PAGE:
Stateline Story

Govs' Q & A: Avoiding Deficits Post Stimulus

  • February 25, 2009
  • By Stateline Staff

As states begin the business of spending their stimulus dollars, Stateline.org asked governors attending the National Governors Association winter meeting Feb. 21-23 how they intend to avoid holes in their budgets when the federal money runs out.

This is part two of a series featuring governors' responses to questions asked during the NGA winter meeting. Yesterday, Stateline.org featured responses about spending the stimulus .  

 
Question:
What are you doing to make sure
that when the stimulus runs out
your state won't face big deficits?
 
 
 
 

Answer:
That's actually one of the most important things we can do, which is we've got to be very disciplined in the meantime. We've got a $600 million shortfall, 20 percent of our budget. We have to be determined over the next two years ...to make government smaller. I don't think we can count on the economy turning around that quickly. The stimulus money is going to run out. We have to make sure we're in a position in a couple years where we're not on the cliff.
- Delaware Gov. Jack Markell (D)
 
Answer:
Hawaii Gov. Linda Lingle (R)
Hawaii Gov.
Linda Lingle (R)
The important point is that when the state gets funding, it be for things that they can afford long-term. So if they're taking money for certain projects, it should be things they could afford to finish that don't count on follow-on funding … I can tell you in my state, we're not going to be beginning any new programs. This is going to be used to close our budget gap that we face right now. Because your point is the key one: You can't create new programs with money that's for a finite period of time. I think anyone who does that is not being responsible … I think the legislatures and governors in every state have to exercise some important common sense judgment. It's not rocket science.
- Hawaii Gov. Linda Lingle (R)
 
Answer:
Illinois Gov. Pat Quinn (D)
IllinoisGov.
Pat Quinn (D)
I think economic activity generated by the stimulus will help us create new opportunities to get revenues from the income tax and the sales tax. Right now those two sources of tax revenue are declining because people aren't working and they're very worried about their economic future, so if you can restore public confidence in the fact that we're going to have a growing economy and you aren't going to lose your job, and you have the opportunity to buy goods and services that people need, I think that's a very healthy way to grow the economy and keep the state from insolvency.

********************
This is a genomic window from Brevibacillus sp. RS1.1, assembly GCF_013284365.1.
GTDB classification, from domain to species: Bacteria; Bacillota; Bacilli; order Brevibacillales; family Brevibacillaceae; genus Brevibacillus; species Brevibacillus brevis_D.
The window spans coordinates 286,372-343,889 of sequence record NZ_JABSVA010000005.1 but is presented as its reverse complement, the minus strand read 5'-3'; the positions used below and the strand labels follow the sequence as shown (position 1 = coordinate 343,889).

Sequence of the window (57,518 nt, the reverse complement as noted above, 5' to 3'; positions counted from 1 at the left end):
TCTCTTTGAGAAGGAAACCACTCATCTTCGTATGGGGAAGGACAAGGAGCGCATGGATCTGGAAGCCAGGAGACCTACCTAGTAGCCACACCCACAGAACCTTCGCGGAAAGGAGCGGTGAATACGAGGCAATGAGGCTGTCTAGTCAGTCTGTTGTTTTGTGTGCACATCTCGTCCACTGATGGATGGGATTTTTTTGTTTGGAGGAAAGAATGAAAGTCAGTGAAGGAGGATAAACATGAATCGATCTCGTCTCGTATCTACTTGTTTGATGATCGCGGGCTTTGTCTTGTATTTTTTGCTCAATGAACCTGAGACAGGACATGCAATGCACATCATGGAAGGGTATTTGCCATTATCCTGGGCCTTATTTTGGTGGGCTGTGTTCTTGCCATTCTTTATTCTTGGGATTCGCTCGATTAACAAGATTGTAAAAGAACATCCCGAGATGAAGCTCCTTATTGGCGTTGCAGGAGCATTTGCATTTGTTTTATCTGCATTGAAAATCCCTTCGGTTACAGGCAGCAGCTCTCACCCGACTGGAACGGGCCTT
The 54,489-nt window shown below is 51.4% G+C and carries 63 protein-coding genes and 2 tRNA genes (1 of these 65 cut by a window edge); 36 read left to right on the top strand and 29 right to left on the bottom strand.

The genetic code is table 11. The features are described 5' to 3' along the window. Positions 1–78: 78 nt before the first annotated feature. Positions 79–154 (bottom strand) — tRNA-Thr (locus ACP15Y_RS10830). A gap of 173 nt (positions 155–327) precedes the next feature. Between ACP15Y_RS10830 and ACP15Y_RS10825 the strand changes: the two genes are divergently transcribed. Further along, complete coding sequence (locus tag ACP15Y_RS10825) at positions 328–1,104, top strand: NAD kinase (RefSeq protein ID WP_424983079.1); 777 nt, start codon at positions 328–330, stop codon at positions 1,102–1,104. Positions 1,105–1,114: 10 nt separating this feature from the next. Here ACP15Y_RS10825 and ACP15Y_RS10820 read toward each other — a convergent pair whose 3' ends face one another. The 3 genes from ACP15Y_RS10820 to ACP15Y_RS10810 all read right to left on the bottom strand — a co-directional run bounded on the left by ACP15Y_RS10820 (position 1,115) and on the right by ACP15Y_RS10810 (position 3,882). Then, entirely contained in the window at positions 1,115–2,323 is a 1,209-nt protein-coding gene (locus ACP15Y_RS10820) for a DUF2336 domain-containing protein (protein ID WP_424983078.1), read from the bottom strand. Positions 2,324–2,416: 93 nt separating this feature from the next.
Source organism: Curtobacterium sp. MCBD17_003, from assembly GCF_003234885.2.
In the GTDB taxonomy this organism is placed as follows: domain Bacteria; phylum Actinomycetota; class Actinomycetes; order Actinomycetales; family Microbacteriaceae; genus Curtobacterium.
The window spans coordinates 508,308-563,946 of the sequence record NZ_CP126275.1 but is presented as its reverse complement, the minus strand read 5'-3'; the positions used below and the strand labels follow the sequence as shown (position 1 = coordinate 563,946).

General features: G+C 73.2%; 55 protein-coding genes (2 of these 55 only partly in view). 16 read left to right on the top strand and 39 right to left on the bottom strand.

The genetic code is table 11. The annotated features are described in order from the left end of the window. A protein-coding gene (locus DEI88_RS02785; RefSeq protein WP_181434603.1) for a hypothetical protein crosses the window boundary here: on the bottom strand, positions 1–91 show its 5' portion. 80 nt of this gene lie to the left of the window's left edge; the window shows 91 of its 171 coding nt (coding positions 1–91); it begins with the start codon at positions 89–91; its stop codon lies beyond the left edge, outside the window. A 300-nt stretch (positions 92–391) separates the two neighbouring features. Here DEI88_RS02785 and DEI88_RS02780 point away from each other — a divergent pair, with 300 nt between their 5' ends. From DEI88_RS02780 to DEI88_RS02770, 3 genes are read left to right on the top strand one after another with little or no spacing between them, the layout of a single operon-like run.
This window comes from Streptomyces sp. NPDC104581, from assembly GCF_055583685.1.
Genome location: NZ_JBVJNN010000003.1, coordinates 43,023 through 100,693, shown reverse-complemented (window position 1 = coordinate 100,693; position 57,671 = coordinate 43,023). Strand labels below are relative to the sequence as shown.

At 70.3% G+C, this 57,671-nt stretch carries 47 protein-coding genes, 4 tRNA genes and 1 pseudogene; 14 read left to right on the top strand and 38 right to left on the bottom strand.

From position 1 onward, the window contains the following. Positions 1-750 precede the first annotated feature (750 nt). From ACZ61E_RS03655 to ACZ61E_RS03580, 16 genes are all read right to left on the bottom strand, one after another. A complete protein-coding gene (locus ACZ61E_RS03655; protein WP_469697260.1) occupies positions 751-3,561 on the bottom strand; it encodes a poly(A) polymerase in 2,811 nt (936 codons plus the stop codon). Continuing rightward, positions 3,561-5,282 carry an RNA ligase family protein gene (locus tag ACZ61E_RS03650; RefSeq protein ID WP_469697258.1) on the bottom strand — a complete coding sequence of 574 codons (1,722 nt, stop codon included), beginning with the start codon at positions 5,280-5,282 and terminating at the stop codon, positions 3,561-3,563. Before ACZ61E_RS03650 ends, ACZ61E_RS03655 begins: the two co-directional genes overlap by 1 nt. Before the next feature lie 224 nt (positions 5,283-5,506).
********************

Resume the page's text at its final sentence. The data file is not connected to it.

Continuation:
- Illinois Gov. Pat Quinn (D)
 
Answer:

At the state level, this is actually going to help us balance our budget. We're able to use significant money for health care, for education, for infrastructure, to help us balance the budget in 2010 and 2011.
- Iowa Chet Culver (D)

 

Answer:

One of the risks of the whole stimulus package is that it wallpapers over structural problems that are underneath. If you just bring in one-time cash and don't fix the underlying problems and don't reform the underlying problems, the problems just re-emerge down the road. That's one of the financial seductions of this stimulus bill. `Take the money. Don't fundamentally fix things,' is kind of the message of the federal government. Just do business as usual and all will be well down the road. I think that's going to be potentially very disappointing if states do it that way.
- Minnesota Tim Pawlenty (R)

Answer:
The most important thing every state needs to do is make sure they use this one-time money in a one-time way. If any state is starting to use this to plug into ongoing programs or starting new ongoing programs with one-time money, then they're not very good money managers and they're probably already in such big trouble, like California, that these stimulus dollars aren't going to bail them out. They have structural problems.
- Montana Gov. Brian Schweitzer (D)
 
 
Answer:
There's a lot of funding in there that is going to have to be used very carefully so that you don't get in a situation where you increase your ongoing expenses, because this is supposed to be one-time money, one-time event. States are going to have to make sure that they don't end up with a budget deficit situation or a situation where they would increase taxes in the future, because those things obviously would be detrimental to the economy.
- North Dakota John Hoeven (R)
 
 
Answer:
I'm setting up a task force within my office whose sole job will be to monitor these funds. My deputy chief of staff will chair that. There'll be representatives from different departments of state government, because I fully expect that we're going to need to report on this regularly, how much has flowed out and for what purposes, how many jobs are being created. And so we're setting up a mechanism ... so that it'll flow right through my office. Because at the end of the day, the governors are responsible for making sure this money is being spent wisely, and I intend to do that.
- Rhode Island Don Carcieri (R)
 
 
Answer:
Virginia Gov. Tim Kaine (D)
Virginia Gov.
Tim Kaine (D)
I gave the Legislature a budget with no stimulus money in it. So when I gave them a budget in December, we did dramatic cuts to assume no stimulus money. And now that the stimulus is here, it gives us a little breathing room. I'm telling everybody, use it for its advertised purpose, and if there's any extra, use it for one-time things, not growing the base budget.
- Virginia Gov. Tim Kaine (D)